The U.S. Department of Transportation’s Federal Aviation Administration – FAA – today announced the largest civil penalty the FAA has proposed against a drone operator SkyPan for endangering the safety of US airspace.
SkyPan operated the aircraft in a careless or reckless manner to endanger lives or property, the FAA alleges. SkyPan had no comment for AutoInformed.
The FAA proposes a $1.9 million civil penalty against SkyPan International, Inc. of Chicago. Between March 2012, and December 2014, SkyPan conducted 65 unauthorized operations in some of the most congested airspace and heavily populated cities, violating airspace regulations and various operating rules, the FAA alleges.
“These operations were illegal and not without risk,” the FAA said.
SkyPan claims,” Our own proprietary Remote Piloted Vehicles (RPV) are ushering in a whole new world of aerial and panoramic photography. We’ve spent many years researching, developing and advancing these technologies that allow us to shoot unique, 360-degree, “bird’s-eye views” from a full range of platforms. Whether you’re seeking traditional high-flying aerial photography, or something a bit more unconventional, we’ve got you covered.”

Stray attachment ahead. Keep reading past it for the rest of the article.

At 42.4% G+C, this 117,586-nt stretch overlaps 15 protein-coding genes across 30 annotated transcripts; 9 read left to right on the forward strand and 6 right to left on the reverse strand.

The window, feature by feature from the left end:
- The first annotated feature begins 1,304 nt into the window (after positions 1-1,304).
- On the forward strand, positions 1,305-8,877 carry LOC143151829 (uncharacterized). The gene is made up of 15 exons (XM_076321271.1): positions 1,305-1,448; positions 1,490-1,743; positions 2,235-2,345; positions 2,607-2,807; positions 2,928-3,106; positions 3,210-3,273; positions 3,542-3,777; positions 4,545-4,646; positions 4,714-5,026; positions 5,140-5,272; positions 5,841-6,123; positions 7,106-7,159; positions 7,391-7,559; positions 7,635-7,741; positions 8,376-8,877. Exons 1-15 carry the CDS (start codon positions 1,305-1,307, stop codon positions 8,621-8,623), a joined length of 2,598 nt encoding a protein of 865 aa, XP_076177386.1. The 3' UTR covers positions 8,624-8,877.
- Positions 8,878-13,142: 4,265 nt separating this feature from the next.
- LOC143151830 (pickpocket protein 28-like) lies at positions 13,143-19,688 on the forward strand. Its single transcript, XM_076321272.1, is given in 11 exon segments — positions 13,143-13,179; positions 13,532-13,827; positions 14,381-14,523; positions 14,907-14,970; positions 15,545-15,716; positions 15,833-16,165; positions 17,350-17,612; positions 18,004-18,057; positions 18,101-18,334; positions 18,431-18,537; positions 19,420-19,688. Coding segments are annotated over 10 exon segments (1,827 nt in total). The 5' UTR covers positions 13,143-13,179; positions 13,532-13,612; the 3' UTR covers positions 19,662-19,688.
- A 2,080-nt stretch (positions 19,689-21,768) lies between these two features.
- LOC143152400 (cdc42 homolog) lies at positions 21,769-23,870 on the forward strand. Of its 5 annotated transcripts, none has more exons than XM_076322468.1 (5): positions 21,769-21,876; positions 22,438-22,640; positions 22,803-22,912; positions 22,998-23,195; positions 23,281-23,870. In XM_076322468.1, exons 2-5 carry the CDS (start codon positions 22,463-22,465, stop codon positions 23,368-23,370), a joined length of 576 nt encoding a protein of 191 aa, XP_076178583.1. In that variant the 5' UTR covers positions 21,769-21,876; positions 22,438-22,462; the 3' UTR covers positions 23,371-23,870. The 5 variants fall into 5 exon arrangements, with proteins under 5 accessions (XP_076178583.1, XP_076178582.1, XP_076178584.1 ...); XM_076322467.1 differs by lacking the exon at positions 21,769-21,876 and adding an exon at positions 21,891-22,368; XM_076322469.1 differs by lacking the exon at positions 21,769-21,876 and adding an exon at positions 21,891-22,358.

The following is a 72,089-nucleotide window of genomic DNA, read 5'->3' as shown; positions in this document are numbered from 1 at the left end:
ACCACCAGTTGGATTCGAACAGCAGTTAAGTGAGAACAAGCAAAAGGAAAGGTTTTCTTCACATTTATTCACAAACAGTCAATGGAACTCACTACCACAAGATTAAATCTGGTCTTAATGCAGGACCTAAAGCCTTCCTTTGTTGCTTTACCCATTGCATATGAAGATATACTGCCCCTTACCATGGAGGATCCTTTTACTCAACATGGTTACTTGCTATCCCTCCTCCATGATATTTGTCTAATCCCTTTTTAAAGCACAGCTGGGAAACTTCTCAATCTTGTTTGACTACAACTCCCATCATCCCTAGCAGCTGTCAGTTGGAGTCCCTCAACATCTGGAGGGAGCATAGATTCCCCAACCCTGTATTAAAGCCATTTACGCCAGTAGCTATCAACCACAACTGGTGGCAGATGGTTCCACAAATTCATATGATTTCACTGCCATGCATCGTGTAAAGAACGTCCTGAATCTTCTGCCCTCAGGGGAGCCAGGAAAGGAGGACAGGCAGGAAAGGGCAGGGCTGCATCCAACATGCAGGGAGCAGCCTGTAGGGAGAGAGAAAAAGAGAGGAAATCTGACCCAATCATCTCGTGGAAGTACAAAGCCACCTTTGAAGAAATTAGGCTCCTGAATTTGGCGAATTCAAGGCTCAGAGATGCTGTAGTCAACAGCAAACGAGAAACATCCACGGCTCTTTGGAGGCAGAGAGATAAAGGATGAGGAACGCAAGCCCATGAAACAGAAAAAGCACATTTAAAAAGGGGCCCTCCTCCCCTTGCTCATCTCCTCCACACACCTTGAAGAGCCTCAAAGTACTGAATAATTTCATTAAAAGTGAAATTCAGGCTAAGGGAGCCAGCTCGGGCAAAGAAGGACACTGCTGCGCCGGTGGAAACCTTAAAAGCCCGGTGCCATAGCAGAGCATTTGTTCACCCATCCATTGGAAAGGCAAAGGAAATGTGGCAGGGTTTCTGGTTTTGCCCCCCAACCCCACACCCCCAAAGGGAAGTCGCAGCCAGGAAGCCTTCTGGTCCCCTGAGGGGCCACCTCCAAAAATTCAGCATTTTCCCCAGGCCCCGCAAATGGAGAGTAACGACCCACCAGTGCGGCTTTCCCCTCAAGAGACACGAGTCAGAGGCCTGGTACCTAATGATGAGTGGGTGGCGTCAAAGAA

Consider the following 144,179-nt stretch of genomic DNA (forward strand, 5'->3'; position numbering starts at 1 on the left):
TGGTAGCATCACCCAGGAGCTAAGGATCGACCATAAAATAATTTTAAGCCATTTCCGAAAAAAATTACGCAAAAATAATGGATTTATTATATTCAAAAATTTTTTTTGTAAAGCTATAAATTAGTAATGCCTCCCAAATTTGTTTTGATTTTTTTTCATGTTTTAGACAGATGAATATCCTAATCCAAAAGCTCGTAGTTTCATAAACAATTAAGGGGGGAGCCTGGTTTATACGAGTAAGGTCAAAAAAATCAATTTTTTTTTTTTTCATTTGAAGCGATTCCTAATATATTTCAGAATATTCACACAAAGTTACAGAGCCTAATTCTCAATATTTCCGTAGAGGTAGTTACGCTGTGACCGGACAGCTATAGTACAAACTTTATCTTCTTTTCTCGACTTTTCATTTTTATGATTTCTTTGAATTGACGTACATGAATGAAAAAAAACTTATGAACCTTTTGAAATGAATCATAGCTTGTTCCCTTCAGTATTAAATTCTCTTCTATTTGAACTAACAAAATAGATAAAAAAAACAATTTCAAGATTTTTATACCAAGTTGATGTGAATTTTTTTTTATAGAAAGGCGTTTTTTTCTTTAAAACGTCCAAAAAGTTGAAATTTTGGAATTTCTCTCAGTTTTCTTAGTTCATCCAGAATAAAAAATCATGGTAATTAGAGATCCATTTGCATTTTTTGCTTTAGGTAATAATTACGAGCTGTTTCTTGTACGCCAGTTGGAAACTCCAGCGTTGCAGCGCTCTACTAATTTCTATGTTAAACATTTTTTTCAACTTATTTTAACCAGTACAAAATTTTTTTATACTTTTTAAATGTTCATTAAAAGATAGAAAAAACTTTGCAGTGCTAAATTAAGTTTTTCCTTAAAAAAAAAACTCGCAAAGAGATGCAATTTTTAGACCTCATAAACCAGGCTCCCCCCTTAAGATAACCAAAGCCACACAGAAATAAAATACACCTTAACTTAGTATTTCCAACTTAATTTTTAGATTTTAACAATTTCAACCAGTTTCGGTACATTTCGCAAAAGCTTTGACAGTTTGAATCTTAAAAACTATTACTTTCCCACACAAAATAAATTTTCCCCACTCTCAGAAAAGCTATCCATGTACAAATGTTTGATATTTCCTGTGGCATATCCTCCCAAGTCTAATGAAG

The FAA alleges that the company conducted 65 unauthorized commercial drone flights over various locations in New York City and Chicago between March 2012 and December 2014. The flights involved aerial photography. Of those, 43 flew in the highly restricted New York Class B airspace.
SkyPan is a Section 333 UAS (Unmanned Aircraft Systems) Exemption Holder, under aviation regulations, which could complicate the case if it goes to litigation. By law, any aircraft operation in US national airspace requires a certificated and registered aircraft, a licensed pilot, and operational approval. Section 333 of the FAA Modernization and Reform Act of 2012 (FMRA) says the Secretary of Transportation the authority to determine whether an airworthiness certificate is required for a UAS to operate safely in the National Airspace System (NAS).
The FAA says SkyPan operated the 43 flights in the New York Class B airspace without receiving an air traffic control clearance to access it, the FAA alleges. Additionally, the agency alleges the aircraft was not equipped with a two-way radio, transponder, and altitude-reporting equipment.
The FAA further alleges that on all 65 flights, the aircraft lacked an airworthiness certificate and effective registration, and SkyPan did not have a Certificate of Waiver or Authorization for the operations.
SkyPan has 30 days after receiving the FAA’s enforcement letter to respond to the agency.